The medical profession are more than welcome to any bits of me that can be of service… but, on the whole, I’d rather they wait until I’ve finished with them. This helping yourself willy-nilly business seems a bit ‘off’. It’s like putting your hand in the bag when offered a sherbert lemon and pinching the only liquorice allsort too… ‘while you are in there’.

With sweets it might be forgivable.

Body parts? Not so much.

But… I’d signed the consent form. Given permission… even though I didn’t know what I was actually giving permission for. And it struck me that this is the kind of thing we do all the time.

Now, okay, it doesn’t usually result in a nice selection of pickled body parts, but bodies are generally easier to heal than minds and emotions and we are adept at ‘giving permission’ for people to go beyond what we intend. Every time we allow ourselves to be walked over, bypassed, abused or ignored, we are silently implying that it is okay. You could be thinking ‘politicians’ here, but it isn’t only a problem at election time.

In the small events of everyday life, it doesn’t take long before the exception, the ‘just this once’, becomes the norm. The boss who now expects you to stay late or work through your own time. The ‘friend’  who turns up late every time or not at all. The child who has no respect for a parent. And sometimes, it gets serious. The one who belittles you, undermining your confidence, self worth and belief. The one who raises a hand…and then a fist.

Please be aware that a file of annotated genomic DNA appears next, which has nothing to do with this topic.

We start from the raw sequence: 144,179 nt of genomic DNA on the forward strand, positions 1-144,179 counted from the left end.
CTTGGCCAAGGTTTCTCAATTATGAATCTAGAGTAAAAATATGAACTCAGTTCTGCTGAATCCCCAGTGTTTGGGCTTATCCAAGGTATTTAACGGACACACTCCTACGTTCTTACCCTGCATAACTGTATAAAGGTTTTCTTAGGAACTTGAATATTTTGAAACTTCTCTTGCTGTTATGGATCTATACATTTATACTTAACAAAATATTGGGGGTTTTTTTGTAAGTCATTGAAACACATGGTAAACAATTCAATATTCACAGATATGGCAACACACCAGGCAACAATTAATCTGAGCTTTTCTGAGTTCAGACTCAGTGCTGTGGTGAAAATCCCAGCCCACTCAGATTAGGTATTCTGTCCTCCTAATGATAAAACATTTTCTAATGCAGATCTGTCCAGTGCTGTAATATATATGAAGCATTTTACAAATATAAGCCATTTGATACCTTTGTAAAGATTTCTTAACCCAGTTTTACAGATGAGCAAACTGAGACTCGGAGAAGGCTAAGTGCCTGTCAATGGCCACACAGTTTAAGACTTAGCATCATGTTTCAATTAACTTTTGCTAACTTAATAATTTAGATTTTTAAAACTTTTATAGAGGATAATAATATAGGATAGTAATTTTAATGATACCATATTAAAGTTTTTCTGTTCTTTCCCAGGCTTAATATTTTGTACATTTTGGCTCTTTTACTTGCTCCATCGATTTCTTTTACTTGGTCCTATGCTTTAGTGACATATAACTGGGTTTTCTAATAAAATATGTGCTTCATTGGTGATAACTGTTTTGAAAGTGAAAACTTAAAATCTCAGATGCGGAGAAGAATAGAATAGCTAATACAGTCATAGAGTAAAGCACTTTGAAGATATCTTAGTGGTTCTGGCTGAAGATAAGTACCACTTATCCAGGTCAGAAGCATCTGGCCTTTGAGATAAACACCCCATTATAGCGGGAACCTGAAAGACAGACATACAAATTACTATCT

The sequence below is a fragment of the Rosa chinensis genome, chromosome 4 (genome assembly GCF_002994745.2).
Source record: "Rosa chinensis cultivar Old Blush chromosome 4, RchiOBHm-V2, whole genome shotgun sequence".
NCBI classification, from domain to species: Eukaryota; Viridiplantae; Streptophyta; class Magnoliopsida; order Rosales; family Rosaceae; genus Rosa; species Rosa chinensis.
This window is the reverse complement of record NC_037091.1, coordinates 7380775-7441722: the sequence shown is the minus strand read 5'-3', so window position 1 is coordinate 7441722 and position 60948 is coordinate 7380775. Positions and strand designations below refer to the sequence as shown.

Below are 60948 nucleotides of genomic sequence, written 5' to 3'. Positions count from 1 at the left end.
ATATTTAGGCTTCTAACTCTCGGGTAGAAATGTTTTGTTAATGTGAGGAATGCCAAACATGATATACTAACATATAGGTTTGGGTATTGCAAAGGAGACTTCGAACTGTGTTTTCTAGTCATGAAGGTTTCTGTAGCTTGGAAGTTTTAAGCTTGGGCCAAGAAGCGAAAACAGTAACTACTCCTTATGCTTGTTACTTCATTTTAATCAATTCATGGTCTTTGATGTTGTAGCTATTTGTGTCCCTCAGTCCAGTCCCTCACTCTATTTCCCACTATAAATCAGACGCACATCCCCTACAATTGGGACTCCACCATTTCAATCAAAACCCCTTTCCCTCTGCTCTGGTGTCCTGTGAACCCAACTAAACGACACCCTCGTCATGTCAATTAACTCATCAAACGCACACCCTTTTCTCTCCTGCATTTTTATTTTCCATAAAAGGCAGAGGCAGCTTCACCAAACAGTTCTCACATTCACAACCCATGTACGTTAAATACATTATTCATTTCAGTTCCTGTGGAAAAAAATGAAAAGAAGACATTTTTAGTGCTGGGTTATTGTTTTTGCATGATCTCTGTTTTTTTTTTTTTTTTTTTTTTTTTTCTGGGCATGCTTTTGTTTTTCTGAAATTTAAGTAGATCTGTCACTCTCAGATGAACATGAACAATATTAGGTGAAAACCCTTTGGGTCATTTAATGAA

I’m not advocating contention. It is true that we could stop these things happening right at the start, before they become a habit, simply by learning to say no. It is easy to write, not so easy to do, as these situations are insidious and creep in between the cracks of our awareness and often, by the time we begin to notice the problem, it is a big one and the damage well on the way to being done. Many find it hard, many never learn how.

What we can do though, is learn to be aware of our own actions and their implications, looking at them as closely as we would a medical consent form. With our own actions, we can cross out that ‘catch-all clause’… and make very sure we have read the small print before we give permission.

About Sue Vincent

Sue Vincent is a Yorkshire-born writer and one of the Directors of The Silent Eye, a modern Mystery School. She has written a number of books, both alone and with Stuart France, exploring ancient myths, the mysterious landscape of Albion and the inner journey of the soul. She is owned by a small dog who also blogs. Follow her at scvincent.com and on Twitter @SCVincent Find her books on Goodreads and follow her on Amazon worldwide to find out about new releases and offers. Email: findme@scvincent.com
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40 Responses to Missing body parts and the small print

  1. Even though I was at one of Manhattan’s finest, I brought in a friend as my medical proxy (official document) for a myomectomy, my only “serious” operation. She was under strict instructions that if they found anything unexpected they were to stitch me back up and wait until I was alert enough to give my PERSONAL permission to remove *anything* besides the fibroids. I was terrified I’d wake up gutted.